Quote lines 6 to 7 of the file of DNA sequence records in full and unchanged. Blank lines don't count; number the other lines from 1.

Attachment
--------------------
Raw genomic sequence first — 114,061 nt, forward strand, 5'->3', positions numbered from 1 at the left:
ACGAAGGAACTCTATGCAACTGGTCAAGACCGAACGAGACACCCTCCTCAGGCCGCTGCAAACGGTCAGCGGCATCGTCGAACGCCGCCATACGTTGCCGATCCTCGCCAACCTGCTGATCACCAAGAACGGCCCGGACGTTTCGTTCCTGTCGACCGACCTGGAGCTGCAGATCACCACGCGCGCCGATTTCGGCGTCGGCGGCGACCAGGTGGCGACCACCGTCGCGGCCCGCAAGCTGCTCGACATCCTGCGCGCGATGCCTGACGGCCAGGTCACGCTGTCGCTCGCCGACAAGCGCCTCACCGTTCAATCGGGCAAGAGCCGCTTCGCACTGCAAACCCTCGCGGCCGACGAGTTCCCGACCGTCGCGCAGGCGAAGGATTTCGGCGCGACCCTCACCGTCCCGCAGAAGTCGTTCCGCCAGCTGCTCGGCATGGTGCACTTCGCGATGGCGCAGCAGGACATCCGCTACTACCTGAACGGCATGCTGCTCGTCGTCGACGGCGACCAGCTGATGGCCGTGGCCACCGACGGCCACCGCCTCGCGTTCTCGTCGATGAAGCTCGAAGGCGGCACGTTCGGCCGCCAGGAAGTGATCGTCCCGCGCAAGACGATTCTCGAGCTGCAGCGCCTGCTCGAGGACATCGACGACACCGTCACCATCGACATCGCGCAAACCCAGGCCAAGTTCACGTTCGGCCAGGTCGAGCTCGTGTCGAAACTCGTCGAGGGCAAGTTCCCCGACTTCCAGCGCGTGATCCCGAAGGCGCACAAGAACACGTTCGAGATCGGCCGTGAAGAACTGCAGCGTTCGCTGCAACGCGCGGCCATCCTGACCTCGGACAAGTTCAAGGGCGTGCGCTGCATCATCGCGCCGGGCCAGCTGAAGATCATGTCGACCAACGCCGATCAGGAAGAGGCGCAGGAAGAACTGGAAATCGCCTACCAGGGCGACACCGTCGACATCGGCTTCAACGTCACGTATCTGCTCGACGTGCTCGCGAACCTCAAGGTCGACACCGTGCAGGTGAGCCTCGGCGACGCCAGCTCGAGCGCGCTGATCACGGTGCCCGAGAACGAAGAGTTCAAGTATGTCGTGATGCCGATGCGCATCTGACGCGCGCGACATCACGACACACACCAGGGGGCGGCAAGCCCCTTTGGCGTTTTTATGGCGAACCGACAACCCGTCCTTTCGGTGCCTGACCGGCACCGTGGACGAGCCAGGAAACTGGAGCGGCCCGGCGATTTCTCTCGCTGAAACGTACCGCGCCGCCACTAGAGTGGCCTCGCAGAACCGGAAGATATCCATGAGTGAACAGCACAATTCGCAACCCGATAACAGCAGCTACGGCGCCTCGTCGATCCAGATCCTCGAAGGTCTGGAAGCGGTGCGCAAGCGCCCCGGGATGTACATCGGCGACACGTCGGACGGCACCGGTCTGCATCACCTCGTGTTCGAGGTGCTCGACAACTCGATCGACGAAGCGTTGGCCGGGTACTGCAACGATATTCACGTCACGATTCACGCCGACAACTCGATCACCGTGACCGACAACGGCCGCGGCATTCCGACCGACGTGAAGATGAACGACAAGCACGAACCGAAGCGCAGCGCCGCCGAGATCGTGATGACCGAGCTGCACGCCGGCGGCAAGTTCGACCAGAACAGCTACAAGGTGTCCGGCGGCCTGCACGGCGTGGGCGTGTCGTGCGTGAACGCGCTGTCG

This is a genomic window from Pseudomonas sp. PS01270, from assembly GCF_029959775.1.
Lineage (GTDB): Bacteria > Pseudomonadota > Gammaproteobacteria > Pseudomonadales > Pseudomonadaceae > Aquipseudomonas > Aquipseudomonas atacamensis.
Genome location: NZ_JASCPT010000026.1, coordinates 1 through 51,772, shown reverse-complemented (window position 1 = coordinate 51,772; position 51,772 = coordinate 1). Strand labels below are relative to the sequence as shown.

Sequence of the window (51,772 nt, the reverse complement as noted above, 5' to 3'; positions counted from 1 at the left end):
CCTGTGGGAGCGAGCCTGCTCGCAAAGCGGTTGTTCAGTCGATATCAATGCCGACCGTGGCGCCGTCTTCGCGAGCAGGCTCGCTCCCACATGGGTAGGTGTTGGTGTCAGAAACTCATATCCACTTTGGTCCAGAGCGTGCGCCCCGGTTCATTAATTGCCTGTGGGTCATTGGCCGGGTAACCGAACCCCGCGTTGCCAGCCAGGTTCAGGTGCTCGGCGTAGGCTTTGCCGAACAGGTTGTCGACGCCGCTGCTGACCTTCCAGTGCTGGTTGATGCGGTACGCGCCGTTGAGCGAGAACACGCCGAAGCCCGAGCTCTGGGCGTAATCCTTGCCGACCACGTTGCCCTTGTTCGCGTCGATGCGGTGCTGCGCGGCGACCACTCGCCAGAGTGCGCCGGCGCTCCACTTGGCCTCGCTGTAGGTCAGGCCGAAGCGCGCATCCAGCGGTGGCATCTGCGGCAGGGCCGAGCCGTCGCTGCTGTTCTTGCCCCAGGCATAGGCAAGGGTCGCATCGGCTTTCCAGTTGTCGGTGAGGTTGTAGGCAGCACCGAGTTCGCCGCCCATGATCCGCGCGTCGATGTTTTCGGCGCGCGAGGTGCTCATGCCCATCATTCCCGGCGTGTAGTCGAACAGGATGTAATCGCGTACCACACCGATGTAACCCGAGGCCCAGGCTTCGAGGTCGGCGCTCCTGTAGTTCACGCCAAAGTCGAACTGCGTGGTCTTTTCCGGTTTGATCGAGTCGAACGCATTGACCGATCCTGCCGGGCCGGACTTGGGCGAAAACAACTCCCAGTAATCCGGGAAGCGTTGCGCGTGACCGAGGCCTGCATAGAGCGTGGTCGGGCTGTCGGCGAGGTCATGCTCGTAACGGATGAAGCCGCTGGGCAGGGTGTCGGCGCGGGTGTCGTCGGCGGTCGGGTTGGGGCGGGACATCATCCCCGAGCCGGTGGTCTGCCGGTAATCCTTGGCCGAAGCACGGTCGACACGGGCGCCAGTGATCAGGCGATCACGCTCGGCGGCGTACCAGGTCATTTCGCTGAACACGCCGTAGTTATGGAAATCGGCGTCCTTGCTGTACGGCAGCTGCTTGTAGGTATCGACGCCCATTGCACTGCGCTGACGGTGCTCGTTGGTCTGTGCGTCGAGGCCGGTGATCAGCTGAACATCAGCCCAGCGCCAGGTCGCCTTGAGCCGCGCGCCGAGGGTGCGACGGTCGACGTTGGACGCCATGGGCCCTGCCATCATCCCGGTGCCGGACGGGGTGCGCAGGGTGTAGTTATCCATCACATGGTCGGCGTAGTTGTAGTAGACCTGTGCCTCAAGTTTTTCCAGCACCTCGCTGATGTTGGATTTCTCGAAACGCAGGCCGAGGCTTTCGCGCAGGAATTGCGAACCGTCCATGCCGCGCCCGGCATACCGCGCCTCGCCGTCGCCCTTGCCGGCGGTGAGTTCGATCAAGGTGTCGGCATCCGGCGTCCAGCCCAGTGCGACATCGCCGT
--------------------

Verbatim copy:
Sequence of the window (51,772 nt, the reverse complement as noted above, 5' to 3'; positions counted from 1 at the left end):
CCTGTGGGAGCGAGCCTGCTCGCAAAGCGGTTGTTCAGTCGATATCAATGCCGACCGTGGCGCCGTCTTCGCGAGCAGGCTCGCTCCCACATGGGTAGGTGTTGGTGTCAGAAACTCATATCCACTTTGGTCCAGAGCGTGCGCCCCGGTTCATTAATTGCCTGTGGGTCATTGGCCGGGTAACCGAACCCCGCGTTGCCAGCCAGGTTCAGGTGCTCGGCGTAGGCTTTGCCGAACAGGTTGTCGACGCCGCTGCTGACCTTCCAGTGCTGGTTGATGCGGTACGCGCCGTTGAGCGAGAACACGCCGAAGCCCGAGCTCTGGGCGTAATCCTTGCCGACCACGTTGCCCTTGTTCGCGTCGATGCGGTGCTGCGCGGCGACCACTCGCCAGAGTGCGCCGGCGCTCCACTTGGCCTCGCTGTAGGTCAGGCCGAAGCGCGCATCCAGCGGTGGCATCTGCGGCAGGGCCGAGCCGTCGCTGCTGTTCTTGCCCCAGGCATAGGCAAGGGTCGCATCGGCTTTCCAGTTGTCGGTGAGGTTGTAGGCAGCACCGAGTTCGCCGCCCATGATCCGCGCGTCGATGTTTTCGGCGCGCGAGGTGCTCATGCCCATCATTCCCGGCGTGTAGTCGAACAGGATGTAATCGCGTACCACACCGATGTAACCCGAGGCCCAGGCTTCGAGGTCGGCGCTCCTGTAGTTCACGCCAAAGTCGAACTGCGTGGTCTTTTCCGGTTTGATCGAGTCGAACGCATTGACCGATCCTGCCGGGCCGGACTTGGGCGAAAACAACTCCCAGTAATCCGGGAAGCGTTGCGCGTGACCGAGGCCTGCATAGAGCGTGGTCGGGCTGTCGGCGAGGTCATGCTCGTAACGGATGAAGCCGCTGGGCAGGGTGTCGGCGCGGGTGTCGTCGGCGGTCGGGTTGGGGCGGGACATCATCCCCGAGCCGGTGGTCTGCCGGTAATCCTTGGCCGAAGCACGGTCGACACGGGCGCCAGTGATCAGGCGATCACGCTCGGCGGCGTACCAGGTCATTTCGCTGAACACGCCGTAGTTATGGAAATCGGCGTCCTTGCTGTACGGCAGCTGCTTGTAGGTATCGACGCCCATTGCACTGCGCTGACGGTGCTCGTTGGTCTGTGCGTCGAGGCCGGTGATCAGCTGAACATCAGCCCAGCGCCAGGTCGCCTTGAGCCGCGCGCCGAGGGTGCGACGGTCGACGTTGGACGCCATGGGCCCTGCCATCATCCCGGTGCCGGACGGGGTGCGCAGGGTGTAGTTATCCATCACATGGTCGGCGTAGTTGTAGTAGACCTGTGCCTCAAGTTTTTCCAGCACCTCGCTGATGTTGGATTTCTCGAAACGCAGGCCGAGGCTTTCGCGCAGGAATTGCGAACCGTCCATGCCGCGCCCGGCATACCGCGCCTCGCCGTCGCCCTTGCCGGCGGTGAGTTCGATCAAGGTGTCGGCATCCGGCGTCCAGCCCAGTGCGACATCGCCGT